The Mighty Continent (BBC1), on the other hand, is similar to ‘Civilisation’ and ‘America,’ except that it has none of their virtues, and is really Peter Ustinov’s standard after-dinner speech about his grandfather, except that he delivers it in various European capitals. But Cakes and Ale (BBC2) is excellently done. Maugham is, of course, ideal dramatic material, being all character-points and no style, which leaves plenty of room for fruitful activity on the part of everyone from the director to the wardrobe mistress. Since most of the characters spend a good deal of their time standing around discussing what a vital, generous, warm-blooded creature Rosie is, it is something of a triumph that Judy Cornwell, who is playing her, should be able to race on and actually convince us that she is vital, generous and warm-blooded.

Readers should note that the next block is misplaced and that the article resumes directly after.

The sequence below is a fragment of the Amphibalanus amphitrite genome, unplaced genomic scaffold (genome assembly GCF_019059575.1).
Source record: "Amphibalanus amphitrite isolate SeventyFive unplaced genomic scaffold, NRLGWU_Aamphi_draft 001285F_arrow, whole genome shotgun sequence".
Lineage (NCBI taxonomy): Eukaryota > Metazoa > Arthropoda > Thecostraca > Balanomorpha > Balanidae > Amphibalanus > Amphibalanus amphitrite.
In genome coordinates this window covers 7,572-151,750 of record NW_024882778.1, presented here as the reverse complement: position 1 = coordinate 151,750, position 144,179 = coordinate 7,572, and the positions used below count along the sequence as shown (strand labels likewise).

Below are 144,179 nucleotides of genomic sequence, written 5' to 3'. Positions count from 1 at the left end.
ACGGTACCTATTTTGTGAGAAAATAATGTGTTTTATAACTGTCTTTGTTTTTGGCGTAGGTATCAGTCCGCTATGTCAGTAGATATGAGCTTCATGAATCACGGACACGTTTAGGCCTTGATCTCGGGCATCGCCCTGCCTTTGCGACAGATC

Jennie (Thames) is ageing even more slowly than Glencora: while the boys around her turn to men and the men turn to doddering fools, she goes on looking exactly like Lee Remick. I was getting set to be divertingly snide about this, but then it all happened in Beit Shean, and then it happened again in Birmingham, and the thrill was gone. Polar bears, coming nearer.

The Observer, 24th November 1974